PE patients with malignancy survived longer if given LMWH instead of oral VKA



Among pulmonary embolism patients with malignancy, post-treatment lengths of survival were higher for those who received long-term low-molecular-weight heparin (LMWH) than for those who received oral vitamin K agonist (VKA), according to a prospective study.

Of the 92 PE patients with malignancy studied, 56 received long-term LMWH and 36 received oral VKA. The long-term LMWH treatment group had a median survival time of 30 months, which was significantly longer than the 12.5-month median survival time of the VKA treatment group, according to Shuai Zhang and colleagues.

The overall mortality rate for patients with malignancy was 48.9%, and the mortality rates of patients with malignancy treated with LMWH and VKA were 44.4% and 55.4%, respectively. Although a higher percentage of the LMWH treatment group survived than the VKA treatment group, the difference between the groups’ overall survival rates was not significant. However, the median survival time was significantly longer in the LMWH group than the VKA group (30 months vs. 12.5 months; P = .041), with the rate of all-cause death in the first 6 months decreased by long-term therapy with LMWH (19.6% vs. 41.7%; P = .022). In the multivariable Cox regression, long-term LMWH was a protective factor for all-cause death in the first 6 months (hazard ratio, 0.399; P = .022).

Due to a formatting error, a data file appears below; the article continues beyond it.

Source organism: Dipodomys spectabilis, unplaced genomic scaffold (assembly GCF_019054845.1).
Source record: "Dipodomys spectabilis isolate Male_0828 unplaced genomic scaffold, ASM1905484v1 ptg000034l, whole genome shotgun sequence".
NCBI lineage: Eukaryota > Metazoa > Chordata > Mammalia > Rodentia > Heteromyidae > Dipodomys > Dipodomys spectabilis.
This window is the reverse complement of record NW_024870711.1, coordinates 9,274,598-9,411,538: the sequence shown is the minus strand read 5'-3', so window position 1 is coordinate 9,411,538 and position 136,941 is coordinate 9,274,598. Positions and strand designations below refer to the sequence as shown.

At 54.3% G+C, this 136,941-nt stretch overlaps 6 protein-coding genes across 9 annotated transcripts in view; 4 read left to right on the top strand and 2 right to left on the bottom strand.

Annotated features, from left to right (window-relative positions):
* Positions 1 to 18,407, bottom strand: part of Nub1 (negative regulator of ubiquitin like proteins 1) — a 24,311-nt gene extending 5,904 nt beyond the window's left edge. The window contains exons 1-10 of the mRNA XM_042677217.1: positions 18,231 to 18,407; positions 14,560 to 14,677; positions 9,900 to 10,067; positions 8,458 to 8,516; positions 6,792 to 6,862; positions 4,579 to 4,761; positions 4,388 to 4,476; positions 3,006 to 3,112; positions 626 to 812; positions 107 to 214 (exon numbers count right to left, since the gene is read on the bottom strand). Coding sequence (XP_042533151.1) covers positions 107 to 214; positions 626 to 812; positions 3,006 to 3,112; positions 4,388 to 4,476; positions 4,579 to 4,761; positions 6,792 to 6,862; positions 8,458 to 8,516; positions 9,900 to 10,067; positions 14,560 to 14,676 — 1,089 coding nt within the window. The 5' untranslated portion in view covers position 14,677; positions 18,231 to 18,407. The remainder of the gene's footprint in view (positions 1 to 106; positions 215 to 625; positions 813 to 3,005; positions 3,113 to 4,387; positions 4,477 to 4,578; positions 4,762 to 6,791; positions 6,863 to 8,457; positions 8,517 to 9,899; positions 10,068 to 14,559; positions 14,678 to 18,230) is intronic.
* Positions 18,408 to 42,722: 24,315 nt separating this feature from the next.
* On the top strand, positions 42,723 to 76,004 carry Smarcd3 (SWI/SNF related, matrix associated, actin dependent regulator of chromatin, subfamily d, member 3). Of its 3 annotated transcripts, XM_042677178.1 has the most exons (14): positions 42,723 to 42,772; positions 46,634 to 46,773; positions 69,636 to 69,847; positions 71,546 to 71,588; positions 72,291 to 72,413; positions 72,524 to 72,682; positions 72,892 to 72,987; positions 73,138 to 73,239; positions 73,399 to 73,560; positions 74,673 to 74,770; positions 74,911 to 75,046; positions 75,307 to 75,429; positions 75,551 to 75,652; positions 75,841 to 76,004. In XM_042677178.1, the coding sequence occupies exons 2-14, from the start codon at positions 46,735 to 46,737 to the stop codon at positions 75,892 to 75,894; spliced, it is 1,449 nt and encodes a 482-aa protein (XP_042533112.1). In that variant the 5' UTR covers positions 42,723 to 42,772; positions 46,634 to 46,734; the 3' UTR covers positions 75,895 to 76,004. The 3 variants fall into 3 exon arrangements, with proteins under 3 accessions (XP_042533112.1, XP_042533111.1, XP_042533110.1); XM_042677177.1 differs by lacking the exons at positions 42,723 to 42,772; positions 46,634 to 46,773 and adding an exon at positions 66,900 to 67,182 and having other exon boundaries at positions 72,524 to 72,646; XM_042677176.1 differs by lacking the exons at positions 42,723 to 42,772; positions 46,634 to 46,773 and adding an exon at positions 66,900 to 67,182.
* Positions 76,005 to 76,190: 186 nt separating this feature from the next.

PE patients with malignancies could more effectively protect their lives and extend their survival time by using LMWH for at least 3 months instead of oral VKA, the investigators said. “In order to evaluate the impact of extended duration of LMWH on mortality, randomized controlled trials with [a] large sample size need to be designed,” they said.

Find the full study in Thrombosis Research (

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